Cigarette ashes leave an unsightly mess wherever they fall, such as on the carpet. If not cleaned up, eventually an ashy discoloration coats the carpet fibers as people walk across the area. The best way to clean up that ash is to vacuum it, which also helps determine the extent of cleaning needed after that.
Instant Ash Removal
A vacuum cleaner is the perfect tool for dealing with ashes, not only because it works quickly, but because it won't spread the mess, as some other cleaning methods might. A handheld vacuum cleaner or a small portable vacuum cleaner with a hose allows you to target the site of the spill, holding the vacuum's suction device directly over the ashes. For a larger ash mess, such as an entire ash tray knocked over onto the carpet, a standard floor vacuum cleaner with powerful suction is a good choice, or simply put a wider attachment on the end of a vacuum cleaner hose. Vacuum directly over the spot instead of running back and forth over it, which could spread the ashes farther by pushing them around.
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If any ashes or dark residue remains, sprinkle the area liberally with baking soda. Let it sit for 30 minutes or so and then vacuum the area. The baking soda absorbs odors, moisture, and chemical residues that may linger in the ash. Feel free to sprinkle the baking soda over the entire carpet any day before vacuuming as an easy way to freshen the carpet without chemicals.
Wet Cleaning Methods
Although cigarette ash generally doesn't stain the way fireplace or chimney soot does, moisture-based cleaning methods come in handy for removing both types of messes. Only use moisture after vacuuming up as much ash as possible; otherwise, cleaning up may spread the mess deeper into the carpet fibers.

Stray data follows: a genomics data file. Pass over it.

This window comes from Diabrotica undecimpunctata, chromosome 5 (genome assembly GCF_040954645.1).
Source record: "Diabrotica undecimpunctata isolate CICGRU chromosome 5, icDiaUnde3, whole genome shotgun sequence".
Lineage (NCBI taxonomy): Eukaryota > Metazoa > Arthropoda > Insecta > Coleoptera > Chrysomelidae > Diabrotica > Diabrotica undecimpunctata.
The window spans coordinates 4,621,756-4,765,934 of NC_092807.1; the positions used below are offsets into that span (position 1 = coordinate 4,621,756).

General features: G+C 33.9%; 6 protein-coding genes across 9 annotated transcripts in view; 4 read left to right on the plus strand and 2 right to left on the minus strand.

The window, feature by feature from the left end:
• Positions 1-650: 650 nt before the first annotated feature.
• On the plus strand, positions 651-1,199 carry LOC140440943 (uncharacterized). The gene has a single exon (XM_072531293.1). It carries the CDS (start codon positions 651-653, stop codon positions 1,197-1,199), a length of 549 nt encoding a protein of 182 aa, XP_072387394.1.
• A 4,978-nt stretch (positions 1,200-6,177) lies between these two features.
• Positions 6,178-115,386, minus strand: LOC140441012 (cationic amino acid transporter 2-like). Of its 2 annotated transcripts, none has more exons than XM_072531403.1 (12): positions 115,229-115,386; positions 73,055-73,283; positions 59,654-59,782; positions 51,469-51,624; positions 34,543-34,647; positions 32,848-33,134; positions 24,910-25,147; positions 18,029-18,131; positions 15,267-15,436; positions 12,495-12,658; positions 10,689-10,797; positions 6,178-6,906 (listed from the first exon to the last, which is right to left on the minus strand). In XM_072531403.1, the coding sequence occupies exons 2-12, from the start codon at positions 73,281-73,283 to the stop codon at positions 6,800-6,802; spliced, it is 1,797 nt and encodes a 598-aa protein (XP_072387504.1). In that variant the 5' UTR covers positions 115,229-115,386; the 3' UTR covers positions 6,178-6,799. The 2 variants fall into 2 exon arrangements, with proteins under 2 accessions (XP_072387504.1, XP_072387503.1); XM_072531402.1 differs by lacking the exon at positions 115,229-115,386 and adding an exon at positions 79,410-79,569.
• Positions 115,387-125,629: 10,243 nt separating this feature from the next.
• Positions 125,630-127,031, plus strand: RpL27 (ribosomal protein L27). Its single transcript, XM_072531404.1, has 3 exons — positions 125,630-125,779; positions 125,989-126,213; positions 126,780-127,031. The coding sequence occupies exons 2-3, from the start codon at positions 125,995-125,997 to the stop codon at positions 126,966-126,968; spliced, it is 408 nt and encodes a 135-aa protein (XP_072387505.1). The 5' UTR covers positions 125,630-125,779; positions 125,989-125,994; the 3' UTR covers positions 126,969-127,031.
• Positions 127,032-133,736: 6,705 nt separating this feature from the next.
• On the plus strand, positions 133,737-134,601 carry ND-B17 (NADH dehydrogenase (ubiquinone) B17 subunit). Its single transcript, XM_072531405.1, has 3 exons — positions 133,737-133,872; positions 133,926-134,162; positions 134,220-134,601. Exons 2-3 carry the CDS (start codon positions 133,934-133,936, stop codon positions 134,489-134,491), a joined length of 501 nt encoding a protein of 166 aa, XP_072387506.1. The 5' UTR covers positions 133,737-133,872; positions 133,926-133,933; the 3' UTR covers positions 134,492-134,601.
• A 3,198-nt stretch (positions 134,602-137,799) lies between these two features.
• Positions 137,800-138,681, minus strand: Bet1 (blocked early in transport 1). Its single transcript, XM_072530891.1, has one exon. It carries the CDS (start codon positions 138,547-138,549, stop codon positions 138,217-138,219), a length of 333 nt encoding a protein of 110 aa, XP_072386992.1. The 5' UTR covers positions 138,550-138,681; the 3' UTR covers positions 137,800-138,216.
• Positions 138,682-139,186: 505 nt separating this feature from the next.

Pour a small amount of isopropyl rubbing alcohol onto a lint-free, absorbent white cloth; any other colors may transfer dye to the carpet, creating a stain. Gently dab the ash spot with the rubbing alcohol, pressing and holding, then checking the cloth to see if any of the gray or black transferred over to the cloth. If so, choose a fresh area of the cloth and repeat the process. If not, blot again, or gently rub the area in one direction from the outside of the stain toward the center. Use only enough alcohol to make the cloth damp, as too much may harm the adhesives holding the carpet together.
If you still notice any discoloration, blot the area again with a little dish soap and warm water on a lint-free, white cloth. Gently dab or wipe in one direction, toward the center of the stain. Rinse the cloth, dab the area again to rinse out the carpet fibers; then blot excess moisture with another lint-free, white cloth. Allow the area to dry before walking on it.